It will be complete chaos by doing this, chess should be played with finesse not who runs out of time first. Plus, such speed produces a sort of intimidation/provocation that may affect games.
This again should be a separate issue of chess playing that is supposed to not be a factor in play. Direct psychological provocations are extremely discouraged and may even be grounds for ethical interventions.
Such behavior may cause a lot of unnecessary disputes which this category can fall into. It is just much easier to prevent such mechanisms from being possible in the first place.
Anyhow, the issue of “players hitting the clock before a move has resolved” is especially problematic in time troubles. When there is time pressure people are more likely to press the clock more than they should.
And it will be harder to regulate this (since time troubles are played so fast) that it might change the result in a way that cannot be overturned. Sounds pretty unfair does it?
After all, nobody wants to deal with multiple disputes played with sometimes thousands of participants where you will review every game. And only if there are cameras, it is hard to confirm anything when the action is fast and the player’s feelings are at their peak.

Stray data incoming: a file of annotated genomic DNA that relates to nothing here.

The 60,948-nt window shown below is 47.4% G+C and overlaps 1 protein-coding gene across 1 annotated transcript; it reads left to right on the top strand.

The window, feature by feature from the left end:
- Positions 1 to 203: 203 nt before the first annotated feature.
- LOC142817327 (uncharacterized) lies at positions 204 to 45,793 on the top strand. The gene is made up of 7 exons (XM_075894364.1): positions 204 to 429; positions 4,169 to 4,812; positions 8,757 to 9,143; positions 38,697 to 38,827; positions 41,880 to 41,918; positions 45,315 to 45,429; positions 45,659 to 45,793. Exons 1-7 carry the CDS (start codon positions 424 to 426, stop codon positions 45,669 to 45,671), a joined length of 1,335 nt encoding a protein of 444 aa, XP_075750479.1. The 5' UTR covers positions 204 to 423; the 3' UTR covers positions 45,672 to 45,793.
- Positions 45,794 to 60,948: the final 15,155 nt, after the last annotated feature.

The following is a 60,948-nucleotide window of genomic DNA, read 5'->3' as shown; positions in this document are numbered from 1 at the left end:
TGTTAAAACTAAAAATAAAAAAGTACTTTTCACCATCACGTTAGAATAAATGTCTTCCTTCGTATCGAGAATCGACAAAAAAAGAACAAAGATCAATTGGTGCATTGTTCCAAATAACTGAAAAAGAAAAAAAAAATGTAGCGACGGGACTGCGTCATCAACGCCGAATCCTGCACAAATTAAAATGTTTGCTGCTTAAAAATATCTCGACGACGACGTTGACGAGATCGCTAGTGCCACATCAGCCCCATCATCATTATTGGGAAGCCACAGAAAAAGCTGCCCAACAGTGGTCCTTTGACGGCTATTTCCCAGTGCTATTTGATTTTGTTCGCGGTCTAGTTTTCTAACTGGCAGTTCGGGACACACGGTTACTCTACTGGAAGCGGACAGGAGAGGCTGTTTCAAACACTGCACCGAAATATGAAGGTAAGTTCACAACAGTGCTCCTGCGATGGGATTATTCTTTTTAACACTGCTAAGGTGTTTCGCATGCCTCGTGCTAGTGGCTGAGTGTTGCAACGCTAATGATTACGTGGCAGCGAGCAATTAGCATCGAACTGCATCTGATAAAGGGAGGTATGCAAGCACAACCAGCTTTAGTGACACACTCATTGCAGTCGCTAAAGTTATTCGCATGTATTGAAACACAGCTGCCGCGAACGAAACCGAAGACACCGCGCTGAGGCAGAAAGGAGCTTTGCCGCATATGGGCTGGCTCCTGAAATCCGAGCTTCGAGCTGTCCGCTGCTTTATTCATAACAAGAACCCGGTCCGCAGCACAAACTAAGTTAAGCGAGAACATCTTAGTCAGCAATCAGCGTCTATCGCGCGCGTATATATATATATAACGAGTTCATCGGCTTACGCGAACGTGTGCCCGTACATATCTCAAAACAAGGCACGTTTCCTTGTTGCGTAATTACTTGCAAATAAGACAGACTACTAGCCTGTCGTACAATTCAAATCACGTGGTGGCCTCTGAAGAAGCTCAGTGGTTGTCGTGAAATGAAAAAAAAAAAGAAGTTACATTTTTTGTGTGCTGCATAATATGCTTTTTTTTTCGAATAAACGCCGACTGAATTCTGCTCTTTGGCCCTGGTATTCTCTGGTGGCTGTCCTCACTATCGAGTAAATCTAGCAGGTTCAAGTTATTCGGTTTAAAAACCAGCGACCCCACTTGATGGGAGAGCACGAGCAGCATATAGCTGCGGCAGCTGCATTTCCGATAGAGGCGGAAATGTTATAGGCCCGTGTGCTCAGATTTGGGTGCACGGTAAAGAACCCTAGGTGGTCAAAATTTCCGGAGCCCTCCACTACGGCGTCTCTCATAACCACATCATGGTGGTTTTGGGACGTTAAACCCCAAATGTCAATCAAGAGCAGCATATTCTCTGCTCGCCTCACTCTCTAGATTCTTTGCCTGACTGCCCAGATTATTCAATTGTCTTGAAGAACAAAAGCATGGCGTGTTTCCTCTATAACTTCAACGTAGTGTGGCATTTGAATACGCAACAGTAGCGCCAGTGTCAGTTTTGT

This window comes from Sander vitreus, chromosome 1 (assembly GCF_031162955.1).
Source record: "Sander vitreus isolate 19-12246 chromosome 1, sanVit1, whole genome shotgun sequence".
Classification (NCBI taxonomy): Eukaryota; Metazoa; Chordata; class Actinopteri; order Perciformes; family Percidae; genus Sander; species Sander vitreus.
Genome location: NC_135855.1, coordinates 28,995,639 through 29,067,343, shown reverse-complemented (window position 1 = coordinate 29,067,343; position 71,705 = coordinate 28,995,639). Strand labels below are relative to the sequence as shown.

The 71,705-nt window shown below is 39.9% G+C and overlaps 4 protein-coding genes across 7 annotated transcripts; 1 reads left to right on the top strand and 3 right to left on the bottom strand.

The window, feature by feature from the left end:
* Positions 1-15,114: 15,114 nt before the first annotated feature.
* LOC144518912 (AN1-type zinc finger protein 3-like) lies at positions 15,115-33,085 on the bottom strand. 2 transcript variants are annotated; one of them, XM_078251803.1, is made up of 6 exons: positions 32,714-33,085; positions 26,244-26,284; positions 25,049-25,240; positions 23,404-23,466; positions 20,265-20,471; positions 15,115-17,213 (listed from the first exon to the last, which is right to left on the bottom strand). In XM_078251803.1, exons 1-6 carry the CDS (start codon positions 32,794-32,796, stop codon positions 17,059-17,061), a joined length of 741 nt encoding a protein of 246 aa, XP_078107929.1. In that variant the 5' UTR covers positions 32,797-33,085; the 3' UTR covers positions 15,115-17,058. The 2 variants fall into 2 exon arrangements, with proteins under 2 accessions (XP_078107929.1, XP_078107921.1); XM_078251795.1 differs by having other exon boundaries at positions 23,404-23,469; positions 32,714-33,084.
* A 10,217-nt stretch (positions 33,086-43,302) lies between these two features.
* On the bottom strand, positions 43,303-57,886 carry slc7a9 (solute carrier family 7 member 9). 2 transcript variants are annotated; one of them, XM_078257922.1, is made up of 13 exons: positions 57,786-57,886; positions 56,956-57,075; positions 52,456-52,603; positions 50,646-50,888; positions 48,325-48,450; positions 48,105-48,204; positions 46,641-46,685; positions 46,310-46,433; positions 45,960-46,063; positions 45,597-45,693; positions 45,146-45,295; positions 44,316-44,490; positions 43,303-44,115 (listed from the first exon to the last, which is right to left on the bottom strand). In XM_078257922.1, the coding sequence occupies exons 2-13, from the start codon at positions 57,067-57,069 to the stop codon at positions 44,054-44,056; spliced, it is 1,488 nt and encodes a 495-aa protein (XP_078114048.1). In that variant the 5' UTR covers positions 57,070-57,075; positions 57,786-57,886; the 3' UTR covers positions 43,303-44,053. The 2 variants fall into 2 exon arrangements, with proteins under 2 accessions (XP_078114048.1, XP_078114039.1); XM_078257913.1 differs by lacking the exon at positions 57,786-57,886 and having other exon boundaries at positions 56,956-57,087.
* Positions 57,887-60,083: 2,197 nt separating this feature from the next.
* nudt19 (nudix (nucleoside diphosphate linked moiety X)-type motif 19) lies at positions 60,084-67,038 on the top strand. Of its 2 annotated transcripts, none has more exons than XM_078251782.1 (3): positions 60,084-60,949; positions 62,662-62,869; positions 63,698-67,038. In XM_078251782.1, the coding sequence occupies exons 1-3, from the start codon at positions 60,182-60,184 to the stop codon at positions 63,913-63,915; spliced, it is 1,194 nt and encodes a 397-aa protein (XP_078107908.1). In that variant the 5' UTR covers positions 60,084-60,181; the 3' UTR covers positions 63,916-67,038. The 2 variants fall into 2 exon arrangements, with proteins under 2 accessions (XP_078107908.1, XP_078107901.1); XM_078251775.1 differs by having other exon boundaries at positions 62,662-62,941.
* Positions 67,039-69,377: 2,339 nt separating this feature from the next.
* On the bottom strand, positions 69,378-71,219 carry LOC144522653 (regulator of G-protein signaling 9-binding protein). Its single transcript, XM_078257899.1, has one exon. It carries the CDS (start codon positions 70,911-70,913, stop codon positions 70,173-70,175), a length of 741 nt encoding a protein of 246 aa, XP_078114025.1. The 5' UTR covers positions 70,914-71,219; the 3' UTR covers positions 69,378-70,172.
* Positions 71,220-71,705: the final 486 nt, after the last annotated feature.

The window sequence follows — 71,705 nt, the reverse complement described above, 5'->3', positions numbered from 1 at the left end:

Time scrambles are more frequent and faster than you think, I’ve seen top players gain time through increment than lose it (since it is so fast).
Team fights too are another format that is especially reliant on this rule in keeping everything in order. Teammates are usually placed side-by-side by each other where a player may push a teammate’s clock.
The point is you are more likely to pay attention to where you push if you can only use one hand, the limitation gives that extra attentiveness. You will definitely pay more attention to where you press lifting some hassles.
This may scale from a little annoying to something that would change some game’s outcome (especially if the time control is short). It is just more convenient to let the participants respect the clock indirectly.
Now I know that this is not the primary objective of this regulation (for team chess) but it definitely serves around that purpose.
If you can only use one hand the errors are significantly reduced even in one on one matches. This already tells you how this regulation can be useful to the chess experience in general.
Who decides where the chess clock (which would be pushed) gets placed?
Now, we know that you will push the clock with the same hand you move the piece with. But how do we determine the chess clock’s placement?
After all most people are right-handed, and the one that has the clock on his right side will have the advantage (since they can press more easily). While the one with the left (unless they are left-handed) will have a more difficult play.